WFJ Criticizes Workplace Policy

Pomona College enacted an outstanding policy over the summer that limits the interactions between dining hall employees and non-employees while employees are on duty or on break, spurring complaints from students and staff that the administration is prohibiting dialogue in the workplace. In response to these complaints, Vice President and Treasurer Karen Sisson sent out an e-mail to members of the Pomona College community Nov. 7 maintaining that the policy outlines what should constitute reasonable conduct in the workplace.

According to Sisson, the policy was first enacted in response to several incidents over the summer in which non-members of the Pomona summer staff entered dining halls without paying for their meals and interacted with dining hall workers.

“This policy is about not distracting workers when they are trying to work and not impeding the flow of the serving line and the cashier’s line. Students and workers can still exchange pleasantries, but it shouldn’t end up being a long conversation,” she said. “There were incidents last year of students taking their meals and eating them while very engaged with the cashier.”

Advocates for the pro-union group of dining hall staff, Workers for Justice (WFJ), however, criticized the policy, claiming that it is unconstitutional and undermines the atmosphere of openness and community that Pomona claims to foster. They take particular issue with terms of the policy such as, “Non-employees may not interrupt nor visit with employees while they are working” and “If a non-employee wants to visit with an employee during their break or lunch, they must go outside the building,” which were outlined in a memo distributed to dining hall staff shortly after the incidents this summer.

Supporters of WFJ have organized an official petition, “Pomona College: Let Students Talk to the Workers Who Cook Their Meals,” which calls for a repeal of the policy. It is sponsored by UNITE HERE, a nationwide labor union that has been supporting WFJ.

Will Mullaney PO ’12, Associated Students of Pomona College (ASPC) Commissioner of Communications and WFJ supporter, argued that the policy not only discourages bonds within the community but is also against the law.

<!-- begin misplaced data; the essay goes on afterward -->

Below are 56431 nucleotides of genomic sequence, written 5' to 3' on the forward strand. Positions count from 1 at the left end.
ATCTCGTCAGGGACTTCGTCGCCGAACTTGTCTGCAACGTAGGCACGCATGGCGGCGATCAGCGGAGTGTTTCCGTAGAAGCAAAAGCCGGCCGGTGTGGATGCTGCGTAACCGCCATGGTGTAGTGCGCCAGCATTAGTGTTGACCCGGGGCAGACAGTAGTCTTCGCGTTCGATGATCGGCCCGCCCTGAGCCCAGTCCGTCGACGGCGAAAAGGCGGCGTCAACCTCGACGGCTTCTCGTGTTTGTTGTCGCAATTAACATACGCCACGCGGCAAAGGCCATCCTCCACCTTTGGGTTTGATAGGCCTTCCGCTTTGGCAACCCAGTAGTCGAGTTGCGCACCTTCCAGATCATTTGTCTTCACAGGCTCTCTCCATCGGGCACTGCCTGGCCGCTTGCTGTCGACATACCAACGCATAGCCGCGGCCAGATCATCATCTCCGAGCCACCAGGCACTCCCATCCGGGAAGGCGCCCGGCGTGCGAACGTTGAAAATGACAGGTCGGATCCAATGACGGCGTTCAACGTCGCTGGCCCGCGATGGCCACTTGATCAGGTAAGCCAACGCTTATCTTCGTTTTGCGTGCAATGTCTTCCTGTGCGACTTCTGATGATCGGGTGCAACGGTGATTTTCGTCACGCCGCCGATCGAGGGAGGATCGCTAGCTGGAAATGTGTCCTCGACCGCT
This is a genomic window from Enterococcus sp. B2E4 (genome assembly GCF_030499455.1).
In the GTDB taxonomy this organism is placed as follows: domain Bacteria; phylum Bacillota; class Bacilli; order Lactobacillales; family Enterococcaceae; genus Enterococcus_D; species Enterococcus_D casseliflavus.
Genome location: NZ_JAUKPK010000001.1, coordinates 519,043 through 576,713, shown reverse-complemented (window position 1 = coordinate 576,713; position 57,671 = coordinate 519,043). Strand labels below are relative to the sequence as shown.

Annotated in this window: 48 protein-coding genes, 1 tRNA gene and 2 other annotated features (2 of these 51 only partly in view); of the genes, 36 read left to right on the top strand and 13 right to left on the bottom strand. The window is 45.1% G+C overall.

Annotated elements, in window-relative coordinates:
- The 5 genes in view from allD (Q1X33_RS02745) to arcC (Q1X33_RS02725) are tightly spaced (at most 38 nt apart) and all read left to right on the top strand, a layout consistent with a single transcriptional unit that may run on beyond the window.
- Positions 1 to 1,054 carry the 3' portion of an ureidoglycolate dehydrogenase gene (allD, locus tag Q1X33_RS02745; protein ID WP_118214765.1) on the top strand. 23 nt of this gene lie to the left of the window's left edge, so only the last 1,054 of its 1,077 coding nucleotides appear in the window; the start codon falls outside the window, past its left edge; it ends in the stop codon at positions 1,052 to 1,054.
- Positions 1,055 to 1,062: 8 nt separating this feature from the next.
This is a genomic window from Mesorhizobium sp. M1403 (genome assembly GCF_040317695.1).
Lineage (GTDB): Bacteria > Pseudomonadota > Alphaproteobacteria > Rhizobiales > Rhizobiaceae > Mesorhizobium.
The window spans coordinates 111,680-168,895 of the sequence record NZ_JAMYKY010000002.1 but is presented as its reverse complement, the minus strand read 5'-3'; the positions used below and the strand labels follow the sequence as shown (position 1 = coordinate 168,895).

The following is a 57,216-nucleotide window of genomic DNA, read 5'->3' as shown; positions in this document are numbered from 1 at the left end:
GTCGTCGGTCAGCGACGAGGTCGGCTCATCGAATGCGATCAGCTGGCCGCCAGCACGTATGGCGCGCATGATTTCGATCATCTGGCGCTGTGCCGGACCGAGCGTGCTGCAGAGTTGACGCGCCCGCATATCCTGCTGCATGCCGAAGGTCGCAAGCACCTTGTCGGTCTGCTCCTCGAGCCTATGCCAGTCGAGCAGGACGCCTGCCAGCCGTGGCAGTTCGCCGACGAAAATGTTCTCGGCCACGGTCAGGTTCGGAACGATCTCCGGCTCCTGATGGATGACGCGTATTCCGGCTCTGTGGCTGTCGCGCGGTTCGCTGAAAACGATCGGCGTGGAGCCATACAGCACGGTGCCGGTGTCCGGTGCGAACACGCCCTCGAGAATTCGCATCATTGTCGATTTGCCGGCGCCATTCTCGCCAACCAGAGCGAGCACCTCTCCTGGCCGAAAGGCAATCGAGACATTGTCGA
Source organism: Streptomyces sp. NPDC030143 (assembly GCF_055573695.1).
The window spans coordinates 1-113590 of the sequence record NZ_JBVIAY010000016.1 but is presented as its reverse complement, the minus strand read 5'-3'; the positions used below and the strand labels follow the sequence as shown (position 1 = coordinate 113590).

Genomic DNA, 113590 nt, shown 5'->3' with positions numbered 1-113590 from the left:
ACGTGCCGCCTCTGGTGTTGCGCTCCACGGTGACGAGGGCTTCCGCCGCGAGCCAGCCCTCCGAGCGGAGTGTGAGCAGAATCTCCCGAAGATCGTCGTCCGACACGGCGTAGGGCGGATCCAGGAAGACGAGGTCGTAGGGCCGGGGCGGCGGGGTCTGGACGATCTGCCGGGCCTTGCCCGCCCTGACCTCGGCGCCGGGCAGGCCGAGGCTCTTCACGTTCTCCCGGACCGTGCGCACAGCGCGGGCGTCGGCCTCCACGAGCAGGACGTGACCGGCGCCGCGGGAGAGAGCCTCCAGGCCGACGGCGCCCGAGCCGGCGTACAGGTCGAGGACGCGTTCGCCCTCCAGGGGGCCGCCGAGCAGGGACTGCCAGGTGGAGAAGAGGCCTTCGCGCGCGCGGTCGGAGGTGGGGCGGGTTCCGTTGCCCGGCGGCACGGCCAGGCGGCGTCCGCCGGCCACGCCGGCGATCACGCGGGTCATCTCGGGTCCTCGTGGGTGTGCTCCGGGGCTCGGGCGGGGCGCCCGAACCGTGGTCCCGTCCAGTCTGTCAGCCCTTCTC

“This violates the First Amendment, our rights of free speech. This is a public space, even if it’s on private property,” he said. “Pomona prides itself on being a liberal, progressive institution that allows speech between workers and students, but they don’t actually want students to speak to workers.”

“Cashiers, in particular, should be allowed to speak with students because this fosters community bonds across race, class, [and] age that Pomona claims to want to foster,” Mullaney added. “Students can talk to cashiers and cashiers can still do their jobs.”

Sisson said the policy is not designed to limit contact between workers and students and emphasized that students can still interact with workers, as long as they are respectful of the workplace environment.

“The policy is really about setting some boundaries,” she said. “We are a community, but we each have our responsibilities within the community, and these boundaries we’re setting are not much different from those in other types of workplaces.”

Eric Martinez Cornejo PO ’14, a WFJ supporter, acknowledged that prolonged student-worker interactions while employees are on the job could distract workers from their responsibilities, but he took issue with the school’s requirement that these interactions be held outside of the dining halls, even when an employee is on break.

“I think the policy is just. I think that any student or member of the community should not engage in open conversation with employees who are working,” he said. “But employees should be able to talk freely during breaks—it’s their own time. I think the dining hall should be a place of open dialogue.”

“Forcing a student and worker to step outside a dining hall to have a conversation is unjust,” he added. “When an employee is on their break they should be allowed to speak with any member of the community.”

Cornejo also questioned the administration’s motives in implementing the policy, speculating that it could be partly designed to prevent workers from speaking to members of the wider Pomona community about unionization efforts.

“This policy aims to prevent the easy flow of communication between students and workers in general,” he said. “It’s another part of the whole anti-union effort the administration has been engaged in.”

Mullaney agreed, citing his personal experiences of being asked to leave while discussing unionization efforts with dining hall staff.

“I was asked to leave while speaking with workers when they were eating lunch. It was 1:20 [p.m.], when the dining halls were closed for operation and students were filtering out,” he said. “I was also asked to leave when I was talking to workers in the main dining area about Food Day, an event that was associated with UNITE HERE.”

“Both times the manager was suspicious of us because we were talking about workers standing up for their rights,” Mullaney added. “That’s what they don’t want to hear. That’s why the manager enforced the policy.”

Sisson maintained that the policy defines an appropriate sense of professionalism in the workplace, and she encouraged students to express their thoughts on the issue.

“It wasn’t clear what the rules were before this policy,” she said. “We just want to make sure students understand that even though we’re a community, these people also have a job to do.”

“Students care about this issue. I’m not surprised that they’re expressing their views,” she added. “This is where they live; this is their community. I don’t find it obtrusive or illegitimate. I just think there might be some misunderstanding.”

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